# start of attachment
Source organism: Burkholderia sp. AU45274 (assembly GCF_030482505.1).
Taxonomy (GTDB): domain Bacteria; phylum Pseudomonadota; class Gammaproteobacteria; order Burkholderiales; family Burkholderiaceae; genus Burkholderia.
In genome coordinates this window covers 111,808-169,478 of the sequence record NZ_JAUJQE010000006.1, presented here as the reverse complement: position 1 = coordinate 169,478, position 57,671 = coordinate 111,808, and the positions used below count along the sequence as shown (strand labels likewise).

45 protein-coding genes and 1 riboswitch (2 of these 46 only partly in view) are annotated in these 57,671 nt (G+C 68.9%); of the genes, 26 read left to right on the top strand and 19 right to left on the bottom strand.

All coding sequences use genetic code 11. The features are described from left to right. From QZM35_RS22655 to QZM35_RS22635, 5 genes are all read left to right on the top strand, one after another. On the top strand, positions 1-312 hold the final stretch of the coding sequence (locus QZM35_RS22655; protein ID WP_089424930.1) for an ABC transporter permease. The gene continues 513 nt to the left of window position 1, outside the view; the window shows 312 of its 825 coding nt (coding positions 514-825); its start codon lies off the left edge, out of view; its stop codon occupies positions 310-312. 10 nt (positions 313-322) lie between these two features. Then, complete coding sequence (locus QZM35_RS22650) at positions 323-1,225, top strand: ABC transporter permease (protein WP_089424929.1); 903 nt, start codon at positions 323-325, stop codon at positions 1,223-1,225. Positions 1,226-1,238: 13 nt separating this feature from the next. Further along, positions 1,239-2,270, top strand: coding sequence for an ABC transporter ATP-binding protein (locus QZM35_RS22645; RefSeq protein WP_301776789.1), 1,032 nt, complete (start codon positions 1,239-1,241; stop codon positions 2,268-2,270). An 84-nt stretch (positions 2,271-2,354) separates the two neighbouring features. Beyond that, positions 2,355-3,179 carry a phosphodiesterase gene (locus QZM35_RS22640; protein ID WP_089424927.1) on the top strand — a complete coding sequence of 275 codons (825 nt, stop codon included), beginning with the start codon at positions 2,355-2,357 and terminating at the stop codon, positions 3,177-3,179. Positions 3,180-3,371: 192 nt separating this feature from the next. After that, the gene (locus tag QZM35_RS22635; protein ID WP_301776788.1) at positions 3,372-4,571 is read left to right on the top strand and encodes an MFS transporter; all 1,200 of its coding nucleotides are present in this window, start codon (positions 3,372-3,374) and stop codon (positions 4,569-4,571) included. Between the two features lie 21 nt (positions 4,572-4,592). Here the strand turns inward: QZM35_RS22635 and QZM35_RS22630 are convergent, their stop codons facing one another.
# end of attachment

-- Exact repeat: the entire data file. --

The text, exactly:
Source organism: Burkholderia sp. AU45274 (assembly GCF_030482505.1).
Taxonomy (GTDB): domain Bacteria; phylum Pseudomonadota; class Gammaproteobacteria; order Burkholderiales; family Burkholderiaceae; genus Burkholderia.
In genome coordinates this window covers 111,808-169,478 of the sequence record NZ_JAUJQE010000006.1, presented here as the reverse complement: position 1 = coordinate 169,478, position 57,671 = coordinate 111,808, and the positions used below count along the sequence as shown (strand labels likewise).

45 protein-coding genes and 1 riboswitch (2 of these 46 only partly in view) are annotated in these 57,671 nt (G+C 68.9%); of the genes, 26 read left to right on the top strand and 19 right to left on the bottom strand.

All coding sequences use genetic code 11. The features are described from left to right. From QZM35_RS22655 to QZM35_RS22635, 5 genes are all read left to right on the top strand, one after another. On the top strand, positions 1-312 hold the final stretch of the coding sequence (locus QZM35_RS22655; protein ID WP_089424930.1) for an ABC transporter permease. The gene continues 513 nt to the left of window position 1, outside the view; the window shows 312 of its 825 coding nt (coding positions 514-825); its start codon lies off the left edge, out of view; its stop codon occupies positions 310-312. 10 nt (positions 313-322) lie between these two features. Then, complete coding sequence (locus QZM35_RS22650) at positions 323-1,225, top strand: ABC transporter permease (protein WP_089424929.1); 903 nt, start codon at positions 323-325, stop codon at positions 1,223-1,225. Positions 1,226-1,238: 13 nt separating this feature from the next. Further along, positions 1,239-2,270, top strand: coding sequence for an ABC transporter ATP-binding protein (locus QZM35_RS22645; RefSeq protein WP_301776789.1), 1,032 nt, complete (start codon positions 1,239-1,241; stop codon positions 2,268-2,270). An 84-nt stretch (positions 2,271-2,354) separates the two neighbouring features. Beyond that, positions 2,355-3,179 carry a phosphodiesterase gene (locus QZM35_RS22640; protein ID WP_089424927.1) on the top strand — a complete coding sequence of 275 codons (825 nt, stop codon included), beginning with the start codon at positions 2,355-2,357 and terminating at the stop codon, positions 3,177-3,179. Positions 3,180-3,371: 192 nt separating this feature from the next. After that, the gene (locus tag QZM35_RS22635; protein ID WP_301776788.1) at positions 3,372-4,571 is read left to right on the top strand and encodes an MFS transporter; all 1,200 of its coding nucleotides are present in this window, start codon (positions 3,372-3,374) and stop codon (positions 4,569-4,571) included. Between the two features lie 21 nt (positions 4,572-4,592). Here the strand turns inward: QZM35_RS22635 and QZM35_RS22630 are convergent, their stop codons facing one another.